Voices: Firenados, COVID-19, Donald Trump, and other (un)natural disasters

Voices: Firenados, COVID-19, Donald Trump, and other (un)natural disasters
Source: Brendan Monroe

The United States is on fire – both figuratively and literally. Political and social divisions have torn the country apart, we’re in the midst of a record hurricane season and the COVID-19 pandemic shows no signs of abating.

But things could always get worse. It’s still only September, after all.

The “big one” – the long-forecast, much-overdue earthquake of magnitude 8.0 or greater – could strike, sending much of the US West Coast plummeting into the Pacific Ocean. The virus could morph into a more lethal form, just in time for Christmas, or – horror of all horrors – Donald Trump could get reelected.

Locked down for months this spring at my Mom’s place in Auburn, Alabama, there were entire months when I did not leave the neighborhood.

Silver lining: I’ve never gotten so much reading done.

In an effort to try and salvage something of the year, my gaze turned to the Pacific Northwest. There were trails there, a variety of other outdoor activities, and you could safely socially distance because those were sensible people who didn’t yell the word “socialism!” at you if you looked at them fearfully because they weren’t wearing a mask.

Out of the frying pan

Alaska Airlines’ website stated that they were leaving middle seats unoccupied and capping the plane’s capacity at 60%. The price was $200 more than the competition, but what’s $200 when it comes to limiting your exposure to a potentially lethal illness, right?

We were packed in like sardines. The guy in the seat immediately in front of me – a big, bald fellow with a long, red beard and a wrestler’s physique – exchanged fighting words with the flight attendant.

“You tell us we have to socially distance, how can we socially distance if we’re all packed in here like livestock at a slaughterhouse?!”

“What about the middle seats?” I chimed in.

“Oh no,” she told me, clearly tired of addressing that question. “That policy ended today.”

“The middle seat policy ended today,” she then announced over the in-flight intercom, presumably so people would stop asking.

So we sat. And waited.

The airline was trying to squeeze some additional passengers on from a canceled flight. They succeeded.

The plane’s wheels left the tarmac about an hour later than scheduled.

It would take around four hours to fly from Atlanta to Seattle.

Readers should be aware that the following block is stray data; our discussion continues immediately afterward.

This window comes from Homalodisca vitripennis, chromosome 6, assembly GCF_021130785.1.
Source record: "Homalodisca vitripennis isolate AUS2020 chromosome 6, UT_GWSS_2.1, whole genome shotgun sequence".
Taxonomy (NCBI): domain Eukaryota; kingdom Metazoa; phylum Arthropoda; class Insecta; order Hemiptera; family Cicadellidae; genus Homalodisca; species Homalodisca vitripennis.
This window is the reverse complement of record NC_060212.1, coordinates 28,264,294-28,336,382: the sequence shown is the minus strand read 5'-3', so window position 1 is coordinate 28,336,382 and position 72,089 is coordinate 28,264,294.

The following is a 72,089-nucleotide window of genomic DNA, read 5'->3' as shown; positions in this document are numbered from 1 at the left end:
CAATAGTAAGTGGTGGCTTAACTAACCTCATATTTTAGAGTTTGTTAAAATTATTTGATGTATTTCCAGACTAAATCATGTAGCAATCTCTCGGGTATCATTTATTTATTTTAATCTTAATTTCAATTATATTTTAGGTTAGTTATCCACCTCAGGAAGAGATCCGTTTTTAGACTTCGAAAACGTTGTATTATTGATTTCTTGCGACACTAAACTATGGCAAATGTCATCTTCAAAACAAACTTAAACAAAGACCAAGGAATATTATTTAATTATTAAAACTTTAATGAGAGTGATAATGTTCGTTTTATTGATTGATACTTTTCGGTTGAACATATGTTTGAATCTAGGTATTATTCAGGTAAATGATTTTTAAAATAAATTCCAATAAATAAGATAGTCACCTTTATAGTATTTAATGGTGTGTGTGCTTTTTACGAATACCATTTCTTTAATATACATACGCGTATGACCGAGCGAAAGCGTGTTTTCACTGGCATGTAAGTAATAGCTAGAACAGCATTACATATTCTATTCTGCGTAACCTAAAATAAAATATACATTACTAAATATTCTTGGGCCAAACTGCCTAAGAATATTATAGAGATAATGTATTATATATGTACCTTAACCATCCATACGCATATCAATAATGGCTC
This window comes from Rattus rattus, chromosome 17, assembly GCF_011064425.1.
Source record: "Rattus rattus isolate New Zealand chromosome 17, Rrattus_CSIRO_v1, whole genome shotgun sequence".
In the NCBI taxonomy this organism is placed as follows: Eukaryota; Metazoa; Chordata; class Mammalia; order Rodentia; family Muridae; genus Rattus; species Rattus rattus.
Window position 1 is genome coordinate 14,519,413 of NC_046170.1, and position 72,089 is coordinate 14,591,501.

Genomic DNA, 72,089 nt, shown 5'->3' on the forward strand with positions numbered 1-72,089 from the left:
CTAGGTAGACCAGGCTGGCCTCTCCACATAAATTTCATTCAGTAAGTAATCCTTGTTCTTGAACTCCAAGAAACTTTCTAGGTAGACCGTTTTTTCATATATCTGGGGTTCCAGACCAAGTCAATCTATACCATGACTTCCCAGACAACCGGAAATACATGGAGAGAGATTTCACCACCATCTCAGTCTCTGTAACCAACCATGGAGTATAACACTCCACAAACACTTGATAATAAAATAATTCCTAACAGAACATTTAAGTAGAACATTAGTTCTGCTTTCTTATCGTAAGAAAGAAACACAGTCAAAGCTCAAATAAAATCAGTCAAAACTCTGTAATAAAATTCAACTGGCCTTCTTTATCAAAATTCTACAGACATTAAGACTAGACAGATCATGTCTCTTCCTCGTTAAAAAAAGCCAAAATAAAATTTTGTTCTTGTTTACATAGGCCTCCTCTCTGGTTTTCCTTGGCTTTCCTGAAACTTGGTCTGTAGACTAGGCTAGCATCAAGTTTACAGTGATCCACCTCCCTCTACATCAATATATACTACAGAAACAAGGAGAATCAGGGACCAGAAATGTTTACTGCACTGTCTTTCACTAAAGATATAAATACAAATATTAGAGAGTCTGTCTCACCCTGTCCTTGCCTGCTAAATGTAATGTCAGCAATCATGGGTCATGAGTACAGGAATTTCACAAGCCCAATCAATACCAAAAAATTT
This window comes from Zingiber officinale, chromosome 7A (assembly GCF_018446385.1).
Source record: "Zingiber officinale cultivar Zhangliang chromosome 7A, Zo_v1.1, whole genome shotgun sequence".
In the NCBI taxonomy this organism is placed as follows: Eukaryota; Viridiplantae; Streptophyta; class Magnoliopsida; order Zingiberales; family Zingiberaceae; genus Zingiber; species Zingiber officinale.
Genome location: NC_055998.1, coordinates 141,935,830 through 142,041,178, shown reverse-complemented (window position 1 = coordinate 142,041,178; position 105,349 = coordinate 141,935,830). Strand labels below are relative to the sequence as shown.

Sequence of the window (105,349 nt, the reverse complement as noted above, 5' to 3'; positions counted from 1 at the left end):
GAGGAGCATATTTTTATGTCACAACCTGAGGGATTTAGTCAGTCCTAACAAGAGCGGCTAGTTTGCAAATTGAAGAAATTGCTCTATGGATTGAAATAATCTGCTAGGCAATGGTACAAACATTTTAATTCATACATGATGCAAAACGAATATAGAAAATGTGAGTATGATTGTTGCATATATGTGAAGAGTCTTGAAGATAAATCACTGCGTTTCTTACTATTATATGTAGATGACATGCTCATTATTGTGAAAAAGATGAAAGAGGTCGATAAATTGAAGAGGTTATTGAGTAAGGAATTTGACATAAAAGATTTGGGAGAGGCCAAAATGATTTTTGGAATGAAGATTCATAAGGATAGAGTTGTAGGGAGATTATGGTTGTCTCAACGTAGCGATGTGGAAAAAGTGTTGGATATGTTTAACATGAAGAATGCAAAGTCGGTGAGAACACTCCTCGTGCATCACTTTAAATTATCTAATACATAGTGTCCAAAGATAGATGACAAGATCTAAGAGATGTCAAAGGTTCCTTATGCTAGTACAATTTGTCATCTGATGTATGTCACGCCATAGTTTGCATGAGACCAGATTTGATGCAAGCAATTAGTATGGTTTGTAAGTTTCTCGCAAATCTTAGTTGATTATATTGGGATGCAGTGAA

During that time, Redbeard, who I’d initially taken as a sensible sort, told the person next to him how he actually thought the whole mask thing was ridiculous – “Obviously a socialist conspiracy” – and to prove his point, he refused to wear a mask during the rest of the flight.

“Trump knows this whole mask thing is bull!” Redbeard yelled at one point.

As if to signal her agreement, the girl across the aisle from me took her mask off to loudly blow her nose.

When we arrived in Seattle, there was another plane at our gate. So we sat. And waited.

45 more minutes went by.

Perhaps we were test subjects in some sort of COVID lab experiment. How long can a plane full of people sit on board before everyone is infected?

When we finally stepped off the plane in Seattle, I made a beeline for the Alaska Airlines help desk.

“The only reason for choosing Alaska Airlines in the first place,” I told the lady at the desk, “was because on its website the airline promised that middle seats would be kept open and that airline capacity would be limited.”

The lady, who I must say was very, very apologetic, looked positively bewildered when I told her of our flight experience.

“No,” she said. “Those policies are in place until the end of next month.”

How could the flight attendant have gotten that one so wrong?

The next morning, I called the number the lady had given me and was told the same thing – that was the airline’s policy until the end of the following month.

For the emotional distress and elevated risk of contracting a deadly disease, my baggage fees were refunded and they promised that the issue would be thoroughly “investigated.”

But hey, at least now we were in the Pacific Northwest! A different place with a different political leaning would hopefully be like living in another, happier year. How silly.

This is 2020 in Trump’s America. “Crazy” is well represented in all 50 states.

As I think about how to conclude this article, I look up to gaze out the window. Normally, I’d be able to see a few rows of trees, a house on a hill a few hundred feet away, a pond in the front yard.

Source: Brendan Monroe

I can just barely make out the first row of trees, but everything else is engulfed in smoke. My weather app dings to alert me that the quality of the air outside is “very unhealthy.”

I read an article about how Trump supporters in fire evacuation zones in Oregon are refusing to leave their homes because they’ve “heard” that Antifa supporters are going around looting.

CNN blares the headline, “California’s largest single wildfire spawned two massive firenados.”

Staying inside a burning house to own the libs?


Have we reached peak 2020 yet?

This Voices story was written by Brendan Monroe. Brendan is now based in Washington State, US.

Have a story to share? Get in touch at contributors@themilsource.com